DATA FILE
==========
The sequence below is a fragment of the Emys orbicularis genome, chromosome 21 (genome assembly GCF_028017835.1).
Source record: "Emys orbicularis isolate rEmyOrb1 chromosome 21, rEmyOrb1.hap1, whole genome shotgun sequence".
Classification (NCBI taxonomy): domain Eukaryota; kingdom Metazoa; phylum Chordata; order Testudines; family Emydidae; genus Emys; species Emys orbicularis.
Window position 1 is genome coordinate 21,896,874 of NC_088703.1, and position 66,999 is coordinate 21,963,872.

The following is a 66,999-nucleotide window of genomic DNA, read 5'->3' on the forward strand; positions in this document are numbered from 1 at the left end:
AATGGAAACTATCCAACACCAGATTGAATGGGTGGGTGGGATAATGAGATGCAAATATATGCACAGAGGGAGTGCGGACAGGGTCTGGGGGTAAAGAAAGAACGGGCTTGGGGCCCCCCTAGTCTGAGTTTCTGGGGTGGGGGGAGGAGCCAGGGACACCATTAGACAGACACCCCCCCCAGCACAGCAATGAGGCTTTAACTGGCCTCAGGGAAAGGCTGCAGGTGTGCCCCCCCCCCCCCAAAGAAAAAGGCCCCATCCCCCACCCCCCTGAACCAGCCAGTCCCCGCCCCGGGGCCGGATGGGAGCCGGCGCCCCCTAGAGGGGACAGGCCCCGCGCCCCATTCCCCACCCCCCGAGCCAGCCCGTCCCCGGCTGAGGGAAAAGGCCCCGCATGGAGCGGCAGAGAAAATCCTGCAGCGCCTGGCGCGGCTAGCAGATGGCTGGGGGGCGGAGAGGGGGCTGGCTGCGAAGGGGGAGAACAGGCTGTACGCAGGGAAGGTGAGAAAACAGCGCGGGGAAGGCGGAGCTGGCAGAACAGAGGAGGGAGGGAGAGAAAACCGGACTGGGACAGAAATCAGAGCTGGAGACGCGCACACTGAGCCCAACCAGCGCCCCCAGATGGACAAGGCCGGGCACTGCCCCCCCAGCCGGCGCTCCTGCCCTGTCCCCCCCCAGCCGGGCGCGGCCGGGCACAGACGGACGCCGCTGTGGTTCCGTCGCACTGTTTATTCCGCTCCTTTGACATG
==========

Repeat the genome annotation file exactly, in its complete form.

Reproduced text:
The sequence below is a fragment of the Emys orbicularis genome, chromosome 21 (genome assembly GCF_028017835.1).
Source record: "Emys orbicularis isolate rEmyOrb1 chromosome 21, rEmyOrb1.hap1, whole genome shotgun sequence".
Classification (NCBI taxonomy): domain Eukaryota; kingdom Metazoa; phylum Chordata; order Testudines; family Emydidae; genus Emys; species Emys orbicularis.
Window position 1 is genome coordinate 21,896,874 of NC_088703.1, and position 66,999 is coordinate 21,963,872.

The following is a 66,999-nucleotide window of genomic DNA, read 5'->3' on the forward strand; positions in this document are numbered from 1 at the left end:
AATGGAAACTATCCAACACCAGATTGAATGGGTGGGTGGGATAATGAGATGCAAATATATGCACAGAGGGAGTGCGGACAGGGTCTGGGGGTAAAGAAAGAACGGGCTTGGGGCCCCCCTAGTCTGAGTTTCTGGGGTGGGGGGAGGAGCCAGGGACACCATTAGACAGACACCCCCCCCAGCACAGCAATGAGGCTTTAACTGGCCTCAGGGAAAGGCTGCAGGTGTGCCCCCCCCCCCCCAAAGAAAAAGGCCCCATCCCCCACCCCCCTGAACCAGCCAGTCCCCGCCCCGGGGCCGGATGGGAGCCGGCGCCCCCTAGAGGGGACAGGCCCCGCGCCCCATTCCCCACCCCCCGAGCCAGCCCGTCCCCGGCTGAGGGAAAAGGCCCCGCATGGAGCGGCAGAGAAAATCCTGCAGCGCCTGGCGCGGCTAGCAGATGGCTGGGGGGCGGAGAGGGGGCTGGCTGCGAAGGGGGAGAACAGGCTGTACGCAGGGAAGGTGAGAAAACAGCGCGGGGAAGGCGGAGCTGGCAGAACAGAGGAGGGAGGGAGAGAAAACCGGACTGGGACAGAAATCAGAGCTGGAGACGCGCACACTGAGCCCAACCAGCGCCCCCAGATGGACAAGGCCGGGCACTGCCCCCCCAGCCGGCGCTCCTGCCCTGTCCCCCCCCAGCCGGGCGCGGCCGGGCACAGACGGACGCCGCTGTGGTTCCGTCGCACTGTTTATTCCGCTCCTTTGACATG